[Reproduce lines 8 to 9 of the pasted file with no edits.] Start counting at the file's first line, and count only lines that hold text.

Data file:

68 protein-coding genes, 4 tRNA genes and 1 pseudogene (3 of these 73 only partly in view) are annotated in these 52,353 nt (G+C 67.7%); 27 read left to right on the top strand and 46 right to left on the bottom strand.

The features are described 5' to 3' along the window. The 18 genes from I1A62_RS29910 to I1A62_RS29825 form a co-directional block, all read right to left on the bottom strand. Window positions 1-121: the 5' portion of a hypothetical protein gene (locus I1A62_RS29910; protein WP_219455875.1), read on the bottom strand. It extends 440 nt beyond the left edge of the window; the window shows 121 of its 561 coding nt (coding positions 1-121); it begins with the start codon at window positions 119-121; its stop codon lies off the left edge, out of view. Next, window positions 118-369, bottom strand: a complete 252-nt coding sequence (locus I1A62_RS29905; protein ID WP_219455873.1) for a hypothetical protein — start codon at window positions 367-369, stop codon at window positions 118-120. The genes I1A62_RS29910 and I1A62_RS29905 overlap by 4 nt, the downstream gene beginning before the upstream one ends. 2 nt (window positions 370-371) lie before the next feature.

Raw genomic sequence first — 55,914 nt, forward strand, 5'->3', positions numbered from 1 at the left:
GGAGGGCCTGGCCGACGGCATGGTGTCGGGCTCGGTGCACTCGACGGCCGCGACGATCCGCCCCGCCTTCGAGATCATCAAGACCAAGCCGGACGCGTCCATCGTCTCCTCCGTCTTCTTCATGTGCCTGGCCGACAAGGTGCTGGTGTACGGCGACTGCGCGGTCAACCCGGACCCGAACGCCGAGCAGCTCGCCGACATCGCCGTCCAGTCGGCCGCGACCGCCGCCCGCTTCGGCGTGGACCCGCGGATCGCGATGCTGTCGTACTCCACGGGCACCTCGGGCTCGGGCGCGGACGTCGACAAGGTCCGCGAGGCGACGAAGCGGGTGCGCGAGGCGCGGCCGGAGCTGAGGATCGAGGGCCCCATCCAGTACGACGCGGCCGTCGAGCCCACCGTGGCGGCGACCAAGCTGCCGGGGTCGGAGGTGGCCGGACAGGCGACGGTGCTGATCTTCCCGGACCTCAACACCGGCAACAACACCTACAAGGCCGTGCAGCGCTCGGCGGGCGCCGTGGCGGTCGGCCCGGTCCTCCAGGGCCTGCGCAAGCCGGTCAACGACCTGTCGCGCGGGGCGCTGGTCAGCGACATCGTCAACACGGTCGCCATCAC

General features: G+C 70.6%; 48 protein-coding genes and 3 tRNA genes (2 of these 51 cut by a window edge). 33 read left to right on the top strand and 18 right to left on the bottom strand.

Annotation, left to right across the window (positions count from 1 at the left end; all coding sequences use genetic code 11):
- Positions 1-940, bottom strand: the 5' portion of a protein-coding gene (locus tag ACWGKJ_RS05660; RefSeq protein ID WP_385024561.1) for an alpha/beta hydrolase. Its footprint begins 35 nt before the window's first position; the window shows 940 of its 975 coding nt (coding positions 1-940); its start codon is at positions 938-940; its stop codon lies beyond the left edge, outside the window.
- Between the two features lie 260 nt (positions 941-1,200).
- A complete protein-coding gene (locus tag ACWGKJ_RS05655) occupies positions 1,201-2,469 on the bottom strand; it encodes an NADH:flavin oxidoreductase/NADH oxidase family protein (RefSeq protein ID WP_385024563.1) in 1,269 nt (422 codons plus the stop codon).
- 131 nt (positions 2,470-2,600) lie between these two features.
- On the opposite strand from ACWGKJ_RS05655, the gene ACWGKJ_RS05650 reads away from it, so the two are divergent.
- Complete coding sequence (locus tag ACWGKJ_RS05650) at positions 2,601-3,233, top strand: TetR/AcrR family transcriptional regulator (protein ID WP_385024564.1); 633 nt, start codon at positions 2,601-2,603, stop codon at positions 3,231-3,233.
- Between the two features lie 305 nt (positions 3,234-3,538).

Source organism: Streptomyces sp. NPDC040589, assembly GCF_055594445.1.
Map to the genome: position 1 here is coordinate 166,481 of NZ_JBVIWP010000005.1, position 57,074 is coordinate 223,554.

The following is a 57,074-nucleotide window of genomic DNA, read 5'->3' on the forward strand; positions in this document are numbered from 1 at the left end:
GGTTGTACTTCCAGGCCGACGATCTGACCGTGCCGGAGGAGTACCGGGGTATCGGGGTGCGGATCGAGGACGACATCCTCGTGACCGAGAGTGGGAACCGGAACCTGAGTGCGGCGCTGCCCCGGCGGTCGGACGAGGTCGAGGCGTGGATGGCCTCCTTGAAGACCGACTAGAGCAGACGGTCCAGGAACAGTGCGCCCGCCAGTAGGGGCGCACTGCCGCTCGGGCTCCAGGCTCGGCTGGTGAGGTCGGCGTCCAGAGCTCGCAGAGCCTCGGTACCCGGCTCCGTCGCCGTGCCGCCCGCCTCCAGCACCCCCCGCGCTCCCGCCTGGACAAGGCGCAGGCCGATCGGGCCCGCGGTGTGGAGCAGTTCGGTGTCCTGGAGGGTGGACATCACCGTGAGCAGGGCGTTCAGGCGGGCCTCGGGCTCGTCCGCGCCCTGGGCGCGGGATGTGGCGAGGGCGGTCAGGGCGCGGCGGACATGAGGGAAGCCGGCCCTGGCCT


- Between the two features lie 260 nt (positions 941-1,200).
- A complete protein-coding gene (locus tag ACWGKJ_RS05655) occupies positions 1,201-2,469 on the bottom strand; it encodes an NADH:flavin oxidoreductase/NADH oxidase family protein (RefSeq protein ID WP_385024563.1) in 1,269 nt (422 codons plus the stop codon).